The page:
On Not Belonging to Our Belongings

Thadventure with them. (1)

We were created for the Lord. And He gave us everything we needed in the Garden. An abundance, really.

Not just a bare bones, run-of-the-mill environment. No, not our God, the great Creator, with limitless imagination and full capacity to bring forth whatever it is he imagines. He fashioned the most beautiful garden, full of lush green living things, flowers, trees….all growing to his glory and for our pleasure.

And there wasn’t just one dietary option. No. There were a plethora of trees to choose from, to fill our bellies and experience fullness. But—the generous expression of God’s provision was not enough. We wanted more. 

We could not simply settle for a perfect garden or a myriad of fruit trees; God was holding out on us.

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Ever since the garden, we’ve been plagued with the sense that we need more. Even with everything we already have, we must seek out what is being withheld from us.

That sensation can manifest itself in many different ways, but for a lot of us, especially on this side of the world, it’s in lavishing heaps and heaps of material possessions on ourselves. We want it all! We make sure we get the things we need to have a good life and in the end—just like in the garden—it ends up shrouding us in shame, choking us in the lie that we believed when we picked out that fruit. And that indispensable item, 1,000 times over.

And then we stop and look around our homes and lives and we feel like we are suffocating. From all this crap. Crap that we found a way to get because there wasn’t enough. Our appetites weren’t satiated.

My kids tell me after dinner all the time, “I’m still hungry,” and it’s usually because they want a treat. They confuse true hunger with desire. At the rate I provide snacks, they’ve probably gone merely a few minutes truly hungry in their entire lives. We too, confuse true hunger with desire. Needs with wants. And it’s dulling our appetites for good things.

We’ll take a garage full of tools or a new T.V. or a closet full of clothes or a fancy car or a toy room stuffed full instead of the things that truly satisfy.

God, for one.

Authentic relationships, for another.

Creativity. Spontaneity. Wonder.

Instead, we belong to our belongings. They hold us captive and represent the lie that we believed in the first place: You don’t have everything you need, you need more.

Though we had all the elements of the life that God really intended for us, in the garden; we were supposed explore nature, in companionship with him and each other. Supposed to creatively and passionately work. Supposed to be free from anything enslaving us.

Do you feel the weight of your possessions? The weight of lies you believe— that you don’t have enough?

I do.

My husband pointed out to me that every time we purchase, find or are gifted a new item, a relationship is started with said item; one that doesn’t end until that item is routed somewhere else. So as wonderful as new possessions can be, they become another thing we have to manage. And we’re managing plenty already.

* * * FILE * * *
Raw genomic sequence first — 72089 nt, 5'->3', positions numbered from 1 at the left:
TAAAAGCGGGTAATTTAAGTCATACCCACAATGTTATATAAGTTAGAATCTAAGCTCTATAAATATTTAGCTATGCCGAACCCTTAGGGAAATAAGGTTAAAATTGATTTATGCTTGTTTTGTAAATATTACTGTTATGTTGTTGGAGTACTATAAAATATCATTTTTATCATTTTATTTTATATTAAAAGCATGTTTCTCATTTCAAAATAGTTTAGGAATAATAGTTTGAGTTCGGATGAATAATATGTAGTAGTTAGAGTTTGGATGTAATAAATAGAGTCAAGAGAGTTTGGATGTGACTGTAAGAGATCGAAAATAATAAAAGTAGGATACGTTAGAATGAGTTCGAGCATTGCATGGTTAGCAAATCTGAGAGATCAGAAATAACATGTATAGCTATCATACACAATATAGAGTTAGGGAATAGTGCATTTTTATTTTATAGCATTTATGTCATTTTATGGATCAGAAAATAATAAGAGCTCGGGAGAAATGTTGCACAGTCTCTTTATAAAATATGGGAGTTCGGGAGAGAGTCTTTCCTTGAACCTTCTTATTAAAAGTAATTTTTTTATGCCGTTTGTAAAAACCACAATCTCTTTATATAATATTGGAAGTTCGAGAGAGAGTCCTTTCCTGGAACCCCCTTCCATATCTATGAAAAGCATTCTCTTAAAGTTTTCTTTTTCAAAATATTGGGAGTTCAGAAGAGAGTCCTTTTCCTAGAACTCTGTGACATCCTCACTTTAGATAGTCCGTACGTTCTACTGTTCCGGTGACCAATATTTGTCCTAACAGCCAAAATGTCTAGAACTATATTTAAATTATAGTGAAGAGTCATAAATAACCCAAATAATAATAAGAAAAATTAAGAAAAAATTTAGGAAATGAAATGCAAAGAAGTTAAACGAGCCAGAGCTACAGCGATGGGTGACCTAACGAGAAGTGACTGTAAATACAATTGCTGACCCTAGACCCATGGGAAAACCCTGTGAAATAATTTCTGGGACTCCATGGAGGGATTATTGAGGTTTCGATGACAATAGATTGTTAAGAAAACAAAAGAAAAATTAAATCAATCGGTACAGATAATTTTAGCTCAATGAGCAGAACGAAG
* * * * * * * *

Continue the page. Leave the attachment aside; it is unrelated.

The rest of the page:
We’re coming into the season where the lie is infused with beautiful decor and nostalgic music—and the sentiment you need to give more to show people you LOVE them. Well, actually, what we’re doing is giving them more to manage.

Kudos to R.E.I, a national recreational gear company, for closing their doors on Black Friday this year and suggesting people get outside instead. Even secular companies understand that the pleasure of the outdoors and memories made will trump the flurry of consumption.

How can we start to be intentional about cutting out the excess in our lives, so we don’t belong to our belongings? 

Here are some ways I’m working on it.

  • This year for Christmas, I’m focusing on giving experiences or things that will be used and not linger, like food. I’m limiting physical gifts. A post will be coming soon with ideas!
  • Calling out my mental scenario. I think most of the time I procure something, I imagine a scenario around it that makes me want it. When what I really want is that emotion from the scenario, not the item. For instance, “Oh, wouldn’t it be nice to have a Belgian waffle maker? I can just see the family sitting around on a Saturday morning laughing into our waffles covered in strawberries and whip cream.” Done. In the cart. I want that Saturday morning family breakfast. If I can figure out the emotion or longing, I can focus on non-material ways to meet it.
  • Keeping accountability with my spouse on my purchases. This one’s tough for me. I like to buy “in secret” sometimes. But, I told him I want to tell him when I’m buying new clothes from now on. Knowing I have that layer of, “Hey, you said you wanted to buy less, are you sure you want to do that?” brings stability to my desire for less.
  • Developing authentic friendships. When I am living in the intended “Garden” mode, wanting more stuff is less desirable.
  • Keeping a give-away bin on hand. I’m hoping to buy less up front, but I also want to have only what we need on hand. Whenever I find I’m not using something (like that Belgian waffle maker), I put it in the bin. I have the phone number of a goodwill pick-up service on my fridge. Whenever I have at least a few items, I call to get the extra items picked up.

Most of us, thankfully, have enough. More than enough. The enemy wants us to believe we’re wanting. God is holding out. And we live like we believe that, filling the holes in our souls with temporary fixes like more stuff.

It’s taken me a long time to get to this point of recognition and I know I have a long ways to go. But I want to go back to the Garden, to live the way we’re meant to live.

 

This is part of a #Write31days series on Belonging. Links to the other posts can be found here.